Bringing the principles of immuno-oncology to Alzheimer’s
CEO: Arnon Rosenthal
Based: San Francisco
Clinical focus: Neurodegenerative disease
The scoop: Developing drugs for Alzheimer’s disease, a daunting task, has lately focused on toxic proteins that accumulate in the brain. Which to target is the subject of sometimes heated debate, and some contend both are more likely to be red herrings than the keys to reversing decades of clinical failure. But San Francisco’s Alector is taking an entirely different approach. The company’s founders believe Alzheimer’s observable effects are the result of upstream problems with the immune system, and Alector is at work on treatments designed to help the body’s natural defenses fend off neurodegenerative disease before it can set in.
What makes Alector Fierce: Founded in 2013, the company united Genentech veteran Arnon Rosenthal, Columbia University professor Dr. Asa Abeliovich and Adimab founder Tillman Gerngross in pursuit of a simple hypothesis: What if drug developers have been approaching neurodegenerative disease all wrong?
Alector’s guiding theory is that neurodegenerative disease is, at its core, an immune disorder. That means the brain-degrading processes at play in ailments like Alzheimer’s disease are the result of the immune system failing to identify certain pathogens before they get out of hand. Poring over swaths of genetic data, Alector’s founders noted that many of the genes implicated in Alzheimer’s, Parkinson’s, dementia and other disorders also modulate the immune system, a promising trail they believe could lead to first-of-their-kind therapies.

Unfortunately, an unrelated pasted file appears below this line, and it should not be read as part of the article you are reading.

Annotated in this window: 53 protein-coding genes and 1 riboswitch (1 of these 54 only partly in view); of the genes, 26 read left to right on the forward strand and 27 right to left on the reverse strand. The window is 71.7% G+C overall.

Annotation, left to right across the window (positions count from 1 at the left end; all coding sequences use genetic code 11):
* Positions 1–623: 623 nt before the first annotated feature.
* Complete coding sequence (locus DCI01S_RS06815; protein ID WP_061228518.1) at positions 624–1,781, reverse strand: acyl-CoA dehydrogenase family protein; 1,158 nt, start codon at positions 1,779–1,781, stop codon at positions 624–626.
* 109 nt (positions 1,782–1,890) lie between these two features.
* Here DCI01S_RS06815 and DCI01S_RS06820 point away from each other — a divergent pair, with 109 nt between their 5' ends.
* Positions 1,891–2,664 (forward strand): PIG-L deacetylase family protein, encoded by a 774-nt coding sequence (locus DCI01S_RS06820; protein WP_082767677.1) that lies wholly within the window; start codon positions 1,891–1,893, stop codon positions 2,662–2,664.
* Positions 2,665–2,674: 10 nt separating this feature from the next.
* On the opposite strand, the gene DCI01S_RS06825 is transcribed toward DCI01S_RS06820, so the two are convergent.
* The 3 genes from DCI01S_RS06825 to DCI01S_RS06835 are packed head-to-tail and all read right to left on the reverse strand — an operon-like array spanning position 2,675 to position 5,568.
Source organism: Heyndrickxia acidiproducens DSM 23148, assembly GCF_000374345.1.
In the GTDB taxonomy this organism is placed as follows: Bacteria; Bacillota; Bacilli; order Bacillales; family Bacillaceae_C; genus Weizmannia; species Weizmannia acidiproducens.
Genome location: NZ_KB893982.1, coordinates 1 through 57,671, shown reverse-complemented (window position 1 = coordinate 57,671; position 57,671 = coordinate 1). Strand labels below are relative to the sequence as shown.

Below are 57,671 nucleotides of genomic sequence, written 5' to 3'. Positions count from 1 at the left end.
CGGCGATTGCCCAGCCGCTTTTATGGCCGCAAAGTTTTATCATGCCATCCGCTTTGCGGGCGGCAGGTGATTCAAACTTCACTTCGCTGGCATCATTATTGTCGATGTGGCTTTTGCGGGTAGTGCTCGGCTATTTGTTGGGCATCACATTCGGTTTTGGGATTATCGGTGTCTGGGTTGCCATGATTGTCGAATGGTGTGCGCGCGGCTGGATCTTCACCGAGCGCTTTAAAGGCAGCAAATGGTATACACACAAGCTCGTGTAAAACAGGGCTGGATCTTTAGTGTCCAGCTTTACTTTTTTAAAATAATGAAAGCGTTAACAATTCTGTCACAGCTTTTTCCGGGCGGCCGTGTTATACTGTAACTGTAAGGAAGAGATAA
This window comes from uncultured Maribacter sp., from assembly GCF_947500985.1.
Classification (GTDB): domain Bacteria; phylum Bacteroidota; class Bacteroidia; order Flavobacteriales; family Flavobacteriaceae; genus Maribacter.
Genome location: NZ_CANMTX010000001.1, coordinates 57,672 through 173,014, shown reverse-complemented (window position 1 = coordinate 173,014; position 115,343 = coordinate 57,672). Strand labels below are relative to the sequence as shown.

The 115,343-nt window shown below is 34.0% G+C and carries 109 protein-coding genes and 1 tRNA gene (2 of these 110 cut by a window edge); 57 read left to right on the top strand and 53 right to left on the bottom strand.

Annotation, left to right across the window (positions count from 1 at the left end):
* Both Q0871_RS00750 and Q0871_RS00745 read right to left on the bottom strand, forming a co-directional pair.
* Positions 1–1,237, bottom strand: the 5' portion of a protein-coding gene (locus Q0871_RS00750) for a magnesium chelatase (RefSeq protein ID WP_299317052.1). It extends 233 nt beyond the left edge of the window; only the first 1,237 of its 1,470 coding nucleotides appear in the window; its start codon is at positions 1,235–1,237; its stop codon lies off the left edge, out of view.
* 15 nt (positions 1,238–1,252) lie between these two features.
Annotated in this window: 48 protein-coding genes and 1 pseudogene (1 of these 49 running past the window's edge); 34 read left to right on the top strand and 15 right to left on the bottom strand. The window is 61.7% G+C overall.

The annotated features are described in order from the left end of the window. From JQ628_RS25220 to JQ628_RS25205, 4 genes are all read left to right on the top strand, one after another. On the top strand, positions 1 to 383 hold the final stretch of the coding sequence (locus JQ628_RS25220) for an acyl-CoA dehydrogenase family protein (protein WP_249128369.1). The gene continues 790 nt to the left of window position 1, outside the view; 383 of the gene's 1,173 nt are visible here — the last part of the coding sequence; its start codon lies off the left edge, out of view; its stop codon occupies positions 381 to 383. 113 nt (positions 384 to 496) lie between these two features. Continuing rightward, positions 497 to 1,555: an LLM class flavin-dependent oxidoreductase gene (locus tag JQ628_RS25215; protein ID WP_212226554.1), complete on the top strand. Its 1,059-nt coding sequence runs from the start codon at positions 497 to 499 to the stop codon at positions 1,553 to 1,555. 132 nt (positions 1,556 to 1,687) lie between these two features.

And the idea caught the attention of some high-profile investors. OrbiMed and Polaris Partners helped seed the company at its outset, and this month Alector added Google Ventures, Topspin Partners, Mission Bay Capital and MRL Ventures to the syndicate, raising a $32 million Series C.
With that cash, Alector is buckling down on preclinical drug development, Rosenthal said, tapping its partners at Adimab to churn out antibody therapies that might help the immune system prevent neurodegeneration. Alector’s in-house research team has identified 12 leads for new neurodegeneration treatments, Rosenthal said, and the company’s latest fundraise will help get two of them through preclinical development. Alector is disclosing neither its initial targets nor its planned timeline for pushing its projects forward, saying only that it will need to roughly double its current staff of 12 along the way.
“Converting a discovery company into a clinical company is a significant ambition,” Rosenthal said. “But Tillman and I have done it in the past. We know how to do it.”
Rosenthal said Alector is looking to do for neurodegenerative disease what immunotherapies have done for cancer. For the last decade in oncology, the prevailing focus was on targeted therapies, genetically honed treatments that performed well in stratified groups of patients. But the rise of immuno-oncology, therapies designed to galvanize a natural attack on tumors, has presented a more integrated approach to treatment, he said. Alector’s work could have the same effect in neurodegeneration, moving away from the debates around tau and amyloid beta and instead embracing a unified theory of pathogen development.
In the meantime, Alector is keeping up ongoing discussions with pharma partners looking to cut in on its approach to neurodegeneration, Rosenthal said. The company signed an early-stage deal with Johnson & Johnson ($JNJ) last year covering a single asset, and Alector is taking a program-by-program approach to the rest of its pipeline, he said, looking to bring in bigger collaborators only when it can use their expertise.
Investors: OrbiMed, Polaris Partners, Google Ventures, Topspin Partners, Mission Bay Capital and MRL Ventures